1:42 p.m., Jan. 14, 2011----Col. Edward DeLissio was so impressed with the care he received in the Physical Therapy Clinic at the University of Delaware that he presented therapist Anthony Carroll and his colleagues with an official “Certificate of Appreciation for Outstanding Clinical Team Effort.”
Carroll, who received his bachelor's degree in exercise science at UD in 2007 and his doctorate in physical therapy in 2010, was completing an orthopedic residency in physical therapy during the eight months that he treated the colonel following anterior cruciate ligament (ACL) surgery. A resident of Middletown, Del., DeLissio is with the U.S. Army Reserve in the 3rd Brigade, 9th Division.
Carroll and the team were honored for “ensuring complete, comprehensive, professional rehabilitation while showing a remarkable sense of caring, knowledge, and willingness to go the extra mile to help a soldier rejoin the troops following his ACL injury.”
Now a fellow in spine rehabilitation at Kaiser Permanente in California, Carroll credits the team approach at UD, as well as DeLissio's own efforts, with his favorable outcome.
“The PT Clinic at UD adopts a collective viewpoint in treating patients,” he says. “Everyone pitches in whenever possible, and all of our clients get comprehensive care. That's a great benefit of working at the clinic and being treated there.”
“The colonel was very invested in his own care,” Carroll adds. “He was one of the hardest-working patients I've ever had, and he was extremely appreciative of our help in getting him back with his troops.”
When Carroll and his colleagues learned that DeLissio would be required to pass a test on a bicycle when he returned to duty, they stayed after hours to help him prepare.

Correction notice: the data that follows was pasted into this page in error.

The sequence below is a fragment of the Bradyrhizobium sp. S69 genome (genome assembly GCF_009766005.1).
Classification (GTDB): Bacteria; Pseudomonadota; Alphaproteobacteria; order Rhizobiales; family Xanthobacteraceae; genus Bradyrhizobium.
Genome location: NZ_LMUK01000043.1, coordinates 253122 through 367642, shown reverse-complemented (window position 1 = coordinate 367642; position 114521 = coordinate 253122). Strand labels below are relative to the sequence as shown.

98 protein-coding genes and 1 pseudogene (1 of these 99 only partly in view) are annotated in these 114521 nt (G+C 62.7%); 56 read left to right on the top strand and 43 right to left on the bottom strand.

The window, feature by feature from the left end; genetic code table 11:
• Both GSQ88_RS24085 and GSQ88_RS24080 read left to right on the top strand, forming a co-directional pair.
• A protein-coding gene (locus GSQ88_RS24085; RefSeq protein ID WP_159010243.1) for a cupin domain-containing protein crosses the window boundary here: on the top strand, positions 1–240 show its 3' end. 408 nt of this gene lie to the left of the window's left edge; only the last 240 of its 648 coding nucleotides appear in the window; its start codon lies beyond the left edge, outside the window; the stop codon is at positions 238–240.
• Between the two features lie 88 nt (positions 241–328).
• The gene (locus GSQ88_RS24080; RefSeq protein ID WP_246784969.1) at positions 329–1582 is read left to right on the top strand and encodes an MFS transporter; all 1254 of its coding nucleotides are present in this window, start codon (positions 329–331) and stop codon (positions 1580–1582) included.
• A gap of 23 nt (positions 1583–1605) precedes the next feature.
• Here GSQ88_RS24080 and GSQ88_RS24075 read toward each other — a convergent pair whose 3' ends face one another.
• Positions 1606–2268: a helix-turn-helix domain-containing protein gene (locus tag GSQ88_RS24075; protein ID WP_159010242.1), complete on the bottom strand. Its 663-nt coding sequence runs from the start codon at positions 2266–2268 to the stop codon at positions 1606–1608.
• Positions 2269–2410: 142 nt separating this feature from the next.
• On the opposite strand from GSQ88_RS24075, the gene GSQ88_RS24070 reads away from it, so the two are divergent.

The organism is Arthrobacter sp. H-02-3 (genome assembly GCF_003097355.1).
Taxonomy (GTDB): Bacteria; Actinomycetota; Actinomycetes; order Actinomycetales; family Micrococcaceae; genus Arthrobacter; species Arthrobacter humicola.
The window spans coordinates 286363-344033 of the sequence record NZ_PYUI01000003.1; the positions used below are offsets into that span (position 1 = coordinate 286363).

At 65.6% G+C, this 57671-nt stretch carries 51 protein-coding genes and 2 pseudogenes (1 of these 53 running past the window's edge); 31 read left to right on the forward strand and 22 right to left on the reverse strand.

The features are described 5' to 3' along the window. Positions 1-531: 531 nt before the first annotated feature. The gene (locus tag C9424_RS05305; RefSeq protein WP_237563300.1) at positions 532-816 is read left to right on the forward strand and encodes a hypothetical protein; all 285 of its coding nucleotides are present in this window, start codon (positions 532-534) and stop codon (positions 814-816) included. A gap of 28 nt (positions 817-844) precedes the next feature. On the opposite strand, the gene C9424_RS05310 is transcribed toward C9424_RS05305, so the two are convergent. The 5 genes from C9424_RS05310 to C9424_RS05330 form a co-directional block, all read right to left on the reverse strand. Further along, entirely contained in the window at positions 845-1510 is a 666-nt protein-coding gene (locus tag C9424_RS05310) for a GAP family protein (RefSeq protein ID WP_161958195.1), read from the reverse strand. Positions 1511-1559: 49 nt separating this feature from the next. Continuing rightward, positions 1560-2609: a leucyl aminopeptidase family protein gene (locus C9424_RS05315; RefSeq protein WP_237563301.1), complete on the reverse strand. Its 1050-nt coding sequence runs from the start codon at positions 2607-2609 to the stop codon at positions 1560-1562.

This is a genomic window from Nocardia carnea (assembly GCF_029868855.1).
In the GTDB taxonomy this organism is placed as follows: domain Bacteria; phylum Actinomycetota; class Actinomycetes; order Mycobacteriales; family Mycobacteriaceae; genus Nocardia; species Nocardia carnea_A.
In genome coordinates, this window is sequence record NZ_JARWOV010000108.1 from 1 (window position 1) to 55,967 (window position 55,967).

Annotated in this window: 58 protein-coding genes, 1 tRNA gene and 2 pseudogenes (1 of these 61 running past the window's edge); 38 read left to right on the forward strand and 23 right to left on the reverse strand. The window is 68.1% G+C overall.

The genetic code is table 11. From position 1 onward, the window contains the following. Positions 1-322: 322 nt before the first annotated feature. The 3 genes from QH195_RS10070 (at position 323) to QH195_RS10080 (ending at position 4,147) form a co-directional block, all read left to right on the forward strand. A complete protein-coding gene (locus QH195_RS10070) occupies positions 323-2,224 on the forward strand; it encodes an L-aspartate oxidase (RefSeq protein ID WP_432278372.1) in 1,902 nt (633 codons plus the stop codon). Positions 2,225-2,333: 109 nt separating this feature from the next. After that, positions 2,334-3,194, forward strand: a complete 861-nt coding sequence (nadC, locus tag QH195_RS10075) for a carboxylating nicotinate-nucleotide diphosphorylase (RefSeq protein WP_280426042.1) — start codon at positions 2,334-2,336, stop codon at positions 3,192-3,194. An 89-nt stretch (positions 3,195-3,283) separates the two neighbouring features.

“We treated him as if he was a high-level athlete getting back into competition,” Carroll says. “It's fantastic to see someone like him go from barely getting around on crutches to running with his troops again.”
Originally from Cape May, N.J., Carroll plans to specialize in spine care. “UD has been incredibly supportive of me doing this fellowship at Kaiser,” he says. “Everyone here recognizes the value in going somewhere else to gain new ideas and broaden our perspective to provide the best treatment possible for our patients.”
“Anthony is an outstanding example of a dedicated physical therapist determined to care for his patients with cutting-edge evidence-based techniques and interventions,” says Tara Jo Manal, director of clinical services and physical therapy residency training at UD.
“He was tireless in scouring the evidence related to orthopedic physical therapy and learning the most he could during his residency training program here. After an intense year, he immediately signed up for a second round of advanced fellowship training in manual therapy at Kaiser Permanente. Anthony has demonstrated his unyielding commitment to his patients and to lifelong learning.”
UD Physical Therapy Clinic and Residency Programs
UD's Physical Therapy Clinic in McKinly Lab is home to PT residency programs in orthopedics, sports, and geriatrics. Beginning in 2011, it will also offer, in collaboration with the Johns Hopkins Medical Center, the UD-Hopkins Neurological PT Residency program.
Residency programs provide an opportunity for licensed physical therapists to follow an advanced training program in a sub-specialty area of physical therapy under the direction of board-certified faculty with expertise in the field of interest. The University of Delaware is the only program in the nation with residency programs in four major areas of physical therapy.
The PT Clinic is open to University faculty, staff, and students as well as the general public.
Article by Diane Kukich
Photo by Duane Perry